7.2 Earthquake Shakes Aleutian Islands
A large earthquake rattled Alaska's seismically active Aleutian Islands, but there were no immediate reports of any damages or injuries.
The magnitude-7.2 quake struck at 11:30 p.m. Tuesday and was centered about 125 miles west of Adak in the island chain, according to a preliminary report by the U.S. Geological Survey.
A dispatcher with the Anchorage Police Department said he didn't feel the quake, some 1,300 miles away, and there were no reports of any injuries or damages.
The Aleutian Islands are a chain of more than 300 islands that extend southwestward from Alaska into the northern Pacific Ocean.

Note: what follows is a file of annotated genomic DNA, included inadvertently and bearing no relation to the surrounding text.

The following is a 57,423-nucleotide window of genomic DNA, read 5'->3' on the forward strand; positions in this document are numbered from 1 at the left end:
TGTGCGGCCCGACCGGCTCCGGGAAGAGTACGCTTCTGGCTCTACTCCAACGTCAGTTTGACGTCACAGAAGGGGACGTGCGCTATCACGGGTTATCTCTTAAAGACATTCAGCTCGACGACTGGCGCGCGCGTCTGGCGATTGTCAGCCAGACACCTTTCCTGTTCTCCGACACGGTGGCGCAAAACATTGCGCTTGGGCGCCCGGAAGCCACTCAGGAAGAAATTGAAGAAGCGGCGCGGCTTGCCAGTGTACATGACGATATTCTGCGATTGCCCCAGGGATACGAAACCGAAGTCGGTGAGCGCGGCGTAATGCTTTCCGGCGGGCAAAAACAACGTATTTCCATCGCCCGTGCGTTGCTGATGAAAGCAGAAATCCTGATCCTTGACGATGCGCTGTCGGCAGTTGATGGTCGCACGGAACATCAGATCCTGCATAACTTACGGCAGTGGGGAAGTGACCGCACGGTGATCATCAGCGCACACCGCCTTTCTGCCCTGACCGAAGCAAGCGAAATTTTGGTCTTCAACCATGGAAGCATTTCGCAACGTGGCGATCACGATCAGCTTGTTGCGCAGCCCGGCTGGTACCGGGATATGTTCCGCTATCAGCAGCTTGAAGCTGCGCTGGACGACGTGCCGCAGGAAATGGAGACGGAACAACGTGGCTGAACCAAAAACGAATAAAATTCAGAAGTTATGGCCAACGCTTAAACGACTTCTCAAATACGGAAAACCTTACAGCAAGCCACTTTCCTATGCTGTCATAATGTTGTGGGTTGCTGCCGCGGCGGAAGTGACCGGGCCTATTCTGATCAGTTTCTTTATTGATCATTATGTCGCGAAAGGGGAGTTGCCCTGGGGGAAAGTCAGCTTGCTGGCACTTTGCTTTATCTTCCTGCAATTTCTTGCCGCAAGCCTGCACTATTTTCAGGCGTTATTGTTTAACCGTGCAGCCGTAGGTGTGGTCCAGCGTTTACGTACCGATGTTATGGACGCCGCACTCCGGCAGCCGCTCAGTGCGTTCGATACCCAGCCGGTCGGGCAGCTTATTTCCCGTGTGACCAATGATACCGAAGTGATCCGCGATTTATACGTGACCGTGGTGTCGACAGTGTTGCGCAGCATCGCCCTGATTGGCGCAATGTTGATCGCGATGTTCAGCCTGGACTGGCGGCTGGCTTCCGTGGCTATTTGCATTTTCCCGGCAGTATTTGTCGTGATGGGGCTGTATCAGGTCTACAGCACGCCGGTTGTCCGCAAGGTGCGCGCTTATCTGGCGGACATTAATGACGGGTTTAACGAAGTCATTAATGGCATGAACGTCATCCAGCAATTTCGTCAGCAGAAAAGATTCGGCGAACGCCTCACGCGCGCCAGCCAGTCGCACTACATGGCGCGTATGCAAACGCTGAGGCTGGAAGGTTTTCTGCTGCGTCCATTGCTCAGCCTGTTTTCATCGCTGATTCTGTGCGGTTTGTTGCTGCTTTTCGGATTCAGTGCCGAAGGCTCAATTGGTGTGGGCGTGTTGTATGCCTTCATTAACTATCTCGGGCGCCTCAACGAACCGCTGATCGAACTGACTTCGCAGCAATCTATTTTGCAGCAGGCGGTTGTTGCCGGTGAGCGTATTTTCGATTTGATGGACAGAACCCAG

A tsunami warning was canceled early Wednesday for Alaska's coasts after officials determined waves from the earthquake posed no widespread destructive threat.
The earth's most active seismic feature, the circum-Pacific seismic belt, brushes Alaska and the Aleutian Islands, where more earthquakes occur than in the other 49 States combined.
The Andreanof Island sustained a magnitude 8.8 earthquake in March 1957 that caused very severe damage on Adak and Unimak Islands. A damaging tsunami was generated, and a wall of water 40 feet high smashed the coastline of Scotch Cap on Unimak Island. Sand Bay, near Adak, reported 26-foot waves inundated its shores.